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Origin of backseat driver
OTHER WORDS FROM backseat driverbackseat driving, noun
Words nearby backseat driver
Example sentences from the Web for backseat driver
Thankfully there were no casualties—the driver managed to stop the train immediately.
He also was working to recruit Castro as a driver for a drug load.
So I asked the driver to honk the horn, which he does, and Rod looks over.The Story Behind Lee Marvin’s Liberty Valance Smile|Robert Ward|January 3, 2015|DAILY BEAST
Abraham, a yellow cab driver and student, feels that blacks are targeted unfairly by the police.
Public employee unions are a little-acknowledged driver of this conflict.
But, when the car came thundering down, it was crammed to the step; with a melancholy gesture, the driver declined her signal.Hilda Lessways|Arnold Bennett
The driver must at all times have his car under reasonable control so that he can stop in time to avoid injury.
If there be no facilities for stopping for the night, a driver is not negligent should he proceed through the fog.
It was being driven very rapidly, but very skillfully, and the car was empty save for the driver.The Campfire Girls of Roselawn|Margaret Penrose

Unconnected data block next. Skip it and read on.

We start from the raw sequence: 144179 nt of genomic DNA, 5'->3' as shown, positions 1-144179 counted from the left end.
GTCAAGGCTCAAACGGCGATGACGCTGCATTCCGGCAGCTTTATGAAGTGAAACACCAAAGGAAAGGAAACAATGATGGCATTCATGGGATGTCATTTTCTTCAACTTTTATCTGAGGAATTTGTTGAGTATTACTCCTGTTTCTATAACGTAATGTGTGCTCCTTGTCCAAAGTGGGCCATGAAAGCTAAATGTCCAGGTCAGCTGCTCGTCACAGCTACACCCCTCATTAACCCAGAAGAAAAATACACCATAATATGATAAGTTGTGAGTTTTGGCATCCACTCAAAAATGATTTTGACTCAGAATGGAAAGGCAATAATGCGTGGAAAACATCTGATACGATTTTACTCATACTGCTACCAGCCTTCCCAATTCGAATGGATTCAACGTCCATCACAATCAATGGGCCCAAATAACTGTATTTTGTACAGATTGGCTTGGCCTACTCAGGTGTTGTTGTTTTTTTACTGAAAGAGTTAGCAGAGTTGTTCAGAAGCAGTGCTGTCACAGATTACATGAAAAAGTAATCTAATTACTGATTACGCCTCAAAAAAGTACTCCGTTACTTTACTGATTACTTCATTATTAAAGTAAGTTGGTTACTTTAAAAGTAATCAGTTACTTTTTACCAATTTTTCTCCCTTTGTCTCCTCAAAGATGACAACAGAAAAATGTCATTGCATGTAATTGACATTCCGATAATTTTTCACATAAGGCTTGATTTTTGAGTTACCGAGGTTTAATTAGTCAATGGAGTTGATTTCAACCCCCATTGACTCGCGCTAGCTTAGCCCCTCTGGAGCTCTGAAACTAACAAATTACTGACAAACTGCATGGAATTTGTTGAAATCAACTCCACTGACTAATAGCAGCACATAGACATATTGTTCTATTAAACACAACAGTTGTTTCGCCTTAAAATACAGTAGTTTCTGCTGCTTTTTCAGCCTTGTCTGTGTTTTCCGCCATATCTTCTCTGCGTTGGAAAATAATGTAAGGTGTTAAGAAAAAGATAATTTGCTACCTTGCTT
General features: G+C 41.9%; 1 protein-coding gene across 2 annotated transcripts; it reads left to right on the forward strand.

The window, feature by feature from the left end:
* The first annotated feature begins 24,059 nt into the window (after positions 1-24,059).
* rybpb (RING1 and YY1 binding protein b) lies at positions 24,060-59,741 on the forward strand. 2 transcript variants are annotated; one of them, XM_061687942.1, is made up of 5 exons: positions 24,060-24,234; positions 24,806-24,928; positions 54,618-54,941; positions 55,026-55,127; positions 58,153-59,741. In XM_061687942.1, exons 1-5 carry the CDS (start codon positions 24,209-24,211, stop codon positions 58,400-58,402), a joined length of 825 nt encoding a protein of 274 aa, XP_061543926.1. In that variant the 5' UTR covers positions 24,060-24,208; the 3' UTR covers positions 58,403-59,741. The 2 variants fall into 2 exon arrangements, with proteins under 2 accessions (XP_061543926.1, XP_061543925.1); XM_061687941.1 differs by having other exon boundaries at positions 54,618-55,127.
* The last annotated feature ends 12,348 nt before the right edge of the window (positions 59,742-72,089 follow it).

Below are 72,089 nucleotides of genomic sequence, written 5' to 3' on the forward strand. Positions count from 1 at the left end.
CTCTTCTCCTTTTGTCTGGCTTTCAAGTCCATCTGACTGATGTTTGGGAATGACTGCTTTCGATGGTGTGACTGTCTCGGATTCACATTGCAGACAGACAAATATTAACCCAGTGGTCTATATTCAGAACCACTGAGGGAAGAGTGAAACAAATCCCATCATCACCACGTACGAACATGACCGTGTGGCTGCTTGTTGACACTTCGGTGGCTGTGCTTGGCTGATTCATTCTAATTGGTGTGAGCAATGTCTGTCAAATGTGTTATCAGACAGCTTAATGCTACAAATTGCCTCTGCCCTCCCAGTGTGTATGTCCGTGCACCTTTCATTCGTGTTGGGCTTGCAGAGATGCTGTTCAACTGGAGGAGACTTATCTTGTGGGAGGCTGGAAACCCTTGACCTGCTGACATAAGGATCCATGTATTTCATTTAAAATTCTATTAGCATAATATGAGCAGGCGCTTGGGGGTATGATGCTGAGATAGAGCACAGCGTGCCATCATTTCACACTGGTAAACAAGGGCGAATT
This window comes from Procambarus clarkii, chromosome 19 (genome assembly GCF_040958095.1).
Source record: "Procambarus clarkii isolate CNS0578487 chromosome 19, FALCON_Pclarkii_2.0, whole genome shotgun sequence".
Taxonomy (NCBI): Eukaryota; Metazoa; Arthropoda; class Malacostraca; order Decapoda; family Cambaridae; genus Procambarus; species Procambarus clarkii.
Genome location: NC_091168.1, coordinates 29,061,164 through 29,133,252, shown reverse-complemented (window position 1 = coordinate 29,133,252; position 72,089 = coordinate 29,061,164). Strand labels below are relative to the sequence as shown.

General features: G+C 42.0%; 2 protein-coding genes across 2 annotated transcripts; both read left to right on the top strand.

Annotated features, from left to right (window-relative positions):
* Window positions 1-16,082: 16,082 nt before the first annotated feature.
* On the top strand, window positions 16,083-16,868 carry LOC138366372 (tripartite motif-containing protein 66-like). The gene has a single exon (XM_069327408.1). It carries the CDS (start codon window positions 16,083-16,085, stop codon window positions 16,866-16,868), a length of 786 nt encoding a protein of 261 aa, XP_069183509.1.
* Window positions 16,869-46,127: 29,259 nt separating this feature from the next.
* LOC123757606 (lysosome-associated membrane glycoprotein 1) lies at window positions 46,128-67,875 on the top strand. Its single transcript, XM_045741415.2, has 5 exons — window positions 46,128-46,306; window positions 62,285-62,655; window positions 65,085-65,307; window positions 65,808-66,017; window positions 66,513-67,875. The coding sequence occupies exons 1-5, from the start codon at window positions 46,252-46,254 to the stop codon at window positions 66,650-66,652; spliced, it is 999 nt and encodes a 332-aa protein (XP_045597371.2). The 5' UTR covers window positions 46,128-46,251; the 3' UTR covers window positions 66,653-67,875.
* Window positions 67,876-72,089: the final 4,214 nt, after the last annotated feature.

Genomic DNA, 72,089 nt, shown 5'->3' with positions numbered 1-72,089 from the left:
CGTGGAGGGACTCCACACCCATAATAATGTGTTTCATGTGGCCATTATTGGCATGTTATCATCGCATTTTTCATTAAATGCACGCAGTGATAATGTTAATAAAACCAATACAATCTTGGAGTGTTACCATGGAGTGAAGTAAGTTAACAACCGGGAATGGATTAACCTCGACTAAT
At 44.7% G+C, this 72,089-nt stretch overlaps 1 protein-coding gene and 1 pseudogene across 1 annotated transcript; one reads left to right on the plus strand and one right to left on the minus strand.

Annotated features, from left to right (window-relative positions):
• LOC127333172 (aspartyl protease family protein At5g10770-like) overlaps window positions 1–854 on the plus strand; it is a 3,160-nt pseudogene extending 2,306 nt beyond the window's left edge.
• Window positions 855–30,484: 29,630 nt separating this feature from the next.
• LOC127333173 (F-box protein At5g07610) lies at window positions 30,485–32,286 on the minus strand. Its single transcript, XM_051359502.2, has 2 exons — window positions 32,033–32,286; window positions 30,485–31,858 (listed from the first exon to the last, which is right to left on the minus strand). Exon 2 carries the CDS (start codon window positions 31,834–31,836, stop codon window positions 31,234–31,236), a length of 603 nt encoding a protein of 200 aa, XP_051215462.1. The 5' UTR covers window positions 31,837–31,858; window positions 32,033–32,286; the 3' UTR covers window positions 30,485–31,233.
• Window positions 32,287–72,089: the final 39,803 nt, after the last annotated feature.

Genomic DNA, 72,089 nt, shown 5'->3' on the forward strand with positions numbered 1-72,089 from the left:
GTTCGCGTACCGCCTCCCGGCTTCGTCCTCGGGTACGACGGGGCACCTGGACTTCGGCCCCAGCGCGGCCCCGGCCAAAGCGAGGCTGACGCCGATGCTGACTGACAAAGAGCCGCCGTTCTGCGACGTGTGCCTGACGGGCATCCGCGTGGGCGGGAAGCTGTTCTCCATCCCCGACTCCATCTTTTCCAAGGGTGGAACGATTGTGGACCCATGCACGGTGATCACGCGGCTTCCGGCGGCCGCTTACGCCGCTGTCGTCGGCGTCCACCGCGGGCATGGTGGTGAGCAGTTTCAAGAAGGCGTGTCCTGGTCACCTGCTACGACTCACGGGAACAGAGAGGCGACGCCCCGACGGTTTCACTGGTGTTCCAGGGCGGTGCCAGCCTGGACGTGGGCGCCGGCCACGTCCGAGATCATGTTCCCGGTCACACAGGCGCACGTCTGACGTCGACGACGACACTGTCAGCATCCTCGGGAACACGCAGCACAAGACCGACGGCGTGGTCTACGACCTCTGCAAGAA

The carriages are half-covered ones, with seats for two, and are drawn by a pair of mules, on one of which the driver rides.A Woman's Journey Round the World|Ida Pfeiffer
British Dictionary definitions for backseat driver
Idioms and Phrases with backseat driver
A passenger who gives unwanted and/or unneeded directions to the driver; also, a person who interferes in affairs without having knowledge, responsibility, or authority for doing so. For example, Aunt Mary drives us all crazy with her instructions; she's an incurable backseat driver. This term originated in the United States in the 1920s, when it was first used for a passenger legitimately directing a chauffeur, and it was quickly transferred to figurative use. Also see the synonym Monday-morning quarterback and the antonym take a back seat.